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Southeastern Oregon Fire Destroys Lahontan Cutthroat Trout Habitat, Kills Fish
Posted on Friday, September 07, 2012 (PST)

The Oregon Department of Fish and Wildlife last week it will suspend fishing in several Lahontan cutthroat trout streams in southeast Oregon due to severe habitat damage from the recent Holloway fire.

The following streams will be closed to all fishing beginning Sept. 1 until further notice:

--In the Willow-Whitehorse Basin: all streams including but not limited to Cottonwood, Doolittle, Fifteeenmile, Little Whitehorse, Whitehorse and Willow creeks.

--In the McDermitt Creek Subbasin: Cottonwood, McDermitt and N. Fork McDermitt creeks.

-- In the Quinn Basin (Malheur County): Indian and Sage creeks will remain closed.

The Holloway fire burned 245,505 acres in Oregon in the far southeastern corner of the state near the Nevada border.

According to Shannon Hurn, ODFW fish biologist in Hines, the fire totally destroyed the riparian vegetation on some stream sections and fire fighters observed fish dying from asphyxiation during the fire. Long-term impacts could include higher water temperatures in summer, lower water temperatures in winter and increased sediment from eroding soils, she said.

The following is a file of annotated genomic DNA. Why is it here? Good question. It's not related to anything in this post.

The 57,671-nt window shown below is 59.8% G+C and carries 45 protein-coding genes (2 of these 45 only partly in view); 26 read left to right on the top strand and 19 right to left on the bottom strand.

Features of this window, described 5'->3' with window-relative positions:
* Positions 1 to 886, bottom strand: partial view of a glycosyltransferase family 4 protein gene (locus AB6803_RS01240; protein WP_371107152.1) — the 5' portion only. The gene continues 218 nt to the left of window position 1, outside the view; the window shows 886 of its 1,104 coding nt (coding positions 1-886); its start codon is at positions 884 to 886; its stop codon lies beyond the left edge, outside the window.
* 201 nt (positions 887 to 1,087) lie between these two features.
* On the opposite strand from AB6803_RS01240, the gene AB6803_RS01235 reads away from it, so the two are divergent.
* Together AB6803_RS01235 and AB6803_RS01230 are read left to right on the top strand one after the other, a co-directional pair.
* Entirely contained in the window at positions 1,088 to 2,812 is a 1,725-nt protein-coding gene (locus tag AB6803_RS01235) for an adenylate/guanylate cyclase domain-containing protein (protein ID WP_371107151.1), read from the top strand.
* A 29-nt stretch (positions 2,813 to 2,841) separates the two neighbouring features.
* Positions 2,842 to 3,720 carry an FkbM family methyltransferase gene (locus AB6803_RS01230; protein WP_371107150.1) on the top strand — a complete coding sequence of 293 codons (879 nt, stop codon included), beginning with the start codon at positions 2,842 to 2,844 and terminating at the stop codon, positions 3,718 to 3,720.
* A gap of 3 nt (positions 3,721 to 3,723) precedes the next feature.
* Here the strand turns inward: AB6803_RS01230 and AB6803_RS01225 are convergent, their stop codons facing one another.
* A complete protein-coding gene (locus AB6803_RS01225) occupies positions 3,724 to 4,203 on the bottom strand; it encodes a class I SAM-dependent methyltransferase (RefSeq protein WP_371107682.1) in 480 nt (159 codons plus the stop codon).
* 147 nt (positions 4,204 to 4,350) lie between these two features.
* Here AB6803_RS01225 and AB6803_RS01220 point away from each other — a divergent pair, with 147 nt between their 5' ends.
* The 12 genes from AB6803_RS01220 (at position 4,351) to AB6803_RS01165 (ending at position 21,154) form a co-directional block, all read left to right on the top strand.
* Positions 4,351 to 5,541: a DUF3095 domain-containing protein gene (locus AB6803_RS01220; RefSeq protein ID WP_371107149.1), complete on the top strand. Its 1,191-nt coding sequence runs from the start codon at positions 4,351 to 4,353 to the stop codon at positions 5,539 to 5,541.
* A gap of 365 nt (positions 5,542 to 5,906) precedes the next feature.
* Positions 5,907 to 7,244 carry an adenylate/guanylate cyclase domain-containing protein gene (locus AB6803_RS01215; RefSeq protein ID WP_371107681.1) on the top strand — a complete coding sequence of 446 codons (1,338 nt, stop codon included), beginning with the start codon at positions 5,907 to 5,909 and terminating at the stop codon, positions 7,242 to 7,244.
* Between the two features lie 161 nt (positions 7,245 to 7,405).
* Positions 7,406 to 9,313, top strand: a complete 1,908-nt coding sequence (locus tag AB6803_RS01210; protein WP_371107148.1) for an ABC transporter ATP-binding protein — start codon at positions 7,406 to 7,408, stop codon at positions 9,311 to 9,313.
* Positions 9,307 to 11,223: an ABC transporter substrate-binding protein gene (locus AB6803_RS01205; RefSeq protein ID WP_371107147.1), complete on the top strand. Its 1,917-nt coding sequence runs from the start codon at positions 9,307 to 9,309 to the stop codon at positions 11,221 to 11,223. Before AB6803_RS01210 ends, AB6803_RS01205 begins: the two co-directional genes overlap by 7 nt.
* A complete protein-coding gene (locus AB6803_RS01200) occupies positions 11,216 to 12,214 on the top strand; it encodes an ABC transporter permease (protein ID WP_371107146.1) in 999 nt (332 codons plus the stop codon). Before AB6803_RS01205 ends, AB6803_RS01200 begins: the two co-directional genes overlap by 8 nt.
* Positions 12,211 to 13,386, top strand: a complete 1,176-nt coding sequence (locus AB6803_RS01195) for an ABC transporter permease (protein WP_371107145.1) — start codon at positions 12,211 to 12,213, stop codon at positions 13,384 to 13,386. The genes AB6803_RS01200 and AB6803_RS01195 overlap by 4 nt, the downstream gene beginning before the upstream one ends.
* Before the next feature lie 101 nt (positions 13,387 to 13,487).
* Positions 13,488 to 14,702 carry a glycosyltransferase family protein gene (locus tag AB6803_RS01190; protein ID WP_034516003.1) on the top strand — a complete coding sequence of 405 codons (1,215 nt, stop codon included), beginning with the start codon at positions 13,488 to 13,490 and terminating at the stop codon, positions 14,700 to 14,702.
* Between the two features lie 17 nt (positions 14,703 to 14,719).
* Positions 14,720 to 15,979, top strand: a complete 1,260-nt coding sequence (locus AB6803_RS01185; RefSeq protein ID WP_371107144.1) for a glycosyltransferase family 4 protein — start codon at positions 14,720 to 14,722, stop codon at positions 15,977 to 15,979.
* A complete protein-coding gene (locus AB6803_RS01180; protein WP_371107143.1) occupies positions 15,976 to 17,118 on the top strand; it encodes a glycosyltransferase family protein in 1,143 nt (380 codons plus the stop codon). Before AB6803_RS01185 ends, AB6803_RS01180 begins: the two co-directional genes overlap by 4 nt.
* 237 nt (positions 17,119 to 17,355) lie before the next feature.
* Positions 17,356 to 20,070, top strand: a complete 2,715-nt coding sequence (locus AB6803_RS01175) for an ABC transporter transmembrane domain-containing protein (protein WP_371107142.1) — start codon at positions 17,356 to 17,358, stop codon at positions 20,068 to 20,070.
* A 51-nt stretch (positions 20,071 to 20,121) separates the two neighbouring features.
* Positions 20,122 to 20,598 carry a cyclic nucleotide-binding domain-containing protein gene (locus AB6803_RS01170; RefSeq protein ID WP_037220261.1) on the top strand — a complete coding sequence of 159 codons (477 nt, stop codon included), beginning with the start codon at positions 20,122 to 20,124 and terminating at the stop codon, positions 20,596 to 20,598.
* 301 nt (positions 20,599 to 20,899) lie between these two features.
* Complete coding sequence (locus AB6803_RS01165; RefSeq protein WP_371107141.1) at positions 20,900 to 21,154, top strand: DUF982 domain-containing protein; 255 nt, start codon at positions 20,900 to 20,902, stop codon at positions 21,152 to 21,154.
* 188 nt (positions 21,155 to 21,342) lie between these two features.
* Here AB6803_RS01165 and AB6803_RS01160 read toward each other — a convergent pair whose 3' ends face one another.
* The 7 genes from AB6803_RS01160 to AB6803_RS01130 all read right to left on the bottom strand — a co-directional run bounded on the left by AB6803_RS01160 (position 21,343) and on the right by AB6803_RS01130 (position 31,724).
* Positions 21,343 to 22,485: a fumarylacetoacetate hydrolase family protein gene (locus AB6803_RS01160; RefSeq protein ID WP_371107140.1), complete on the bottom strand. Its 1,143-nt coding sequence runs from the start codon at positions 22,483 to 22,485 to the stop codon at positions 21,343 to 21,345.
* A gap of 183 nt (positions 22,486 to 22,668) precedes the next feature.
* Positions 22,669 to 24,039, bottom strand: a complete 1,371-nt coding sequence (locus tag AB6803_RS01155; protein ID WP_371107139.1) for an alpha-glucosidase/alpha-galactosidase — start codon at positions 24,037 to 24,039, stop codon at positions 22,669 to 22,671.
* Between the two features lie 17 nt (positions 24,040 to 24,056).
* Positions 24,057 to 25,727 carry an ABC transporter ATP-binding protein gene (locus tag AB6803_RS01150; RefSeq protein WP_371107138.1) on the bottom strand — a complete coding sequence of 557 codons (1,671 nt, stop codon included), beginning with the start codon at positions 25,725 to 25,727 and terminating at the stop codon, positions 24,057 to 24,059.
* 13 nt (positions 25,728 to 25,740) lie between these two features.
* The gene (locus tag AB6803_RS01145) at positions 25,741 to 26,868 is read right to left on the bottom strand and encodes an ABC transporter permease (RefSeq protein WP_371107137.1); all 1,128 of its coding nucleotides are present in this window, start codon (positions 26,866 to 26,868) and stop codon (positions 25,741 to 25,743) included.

The loss is particularly notable because the burned area includes Oregon’s only pure native Lahontan cutthroat trout populations.

“While it’s too soon to know the full impact of the fire on the trout population, we believe it will be profound,” she said. “However, we’re hopeful that enough fish and riparian habitat survived the fire to rebuild the population.”

Lahontan cutthroat trout can grow to be the largest of all cutthroat trout and were once found throughout desert basins in parts of California, Nevada and southeast Oregon. In recent decades, many populations have disappeared due to dam construction, habitat loss and the introduction of non-native brown, brook and rainbow trout.

The species has been protected since 1973 and is currently listed as threatened under the federal Endangered Species Act. In 2006, it was identified in the Oregon Conservation Strategy as a species in need of conservation.

In 1989 biologists counted only 8,000 Lahontan trout in the Whitehorse basin. During the most recent population survey in 2011, the population was estimated at 23,800. Several streams were opened to catch-and-release fishing in 2001 due to growing or stable populations.

Hurn credits the population rebound in the 1990s to the efforts of the Trout Creek Mountain Working Group, a coalition of ranchers, government agencies, and environmental advocacy groups that have been working on Lahontan cutthroat trout recovery since the late 1980s.

Much of the riparian habitat restored by the Working Group was destroyed in the fire.

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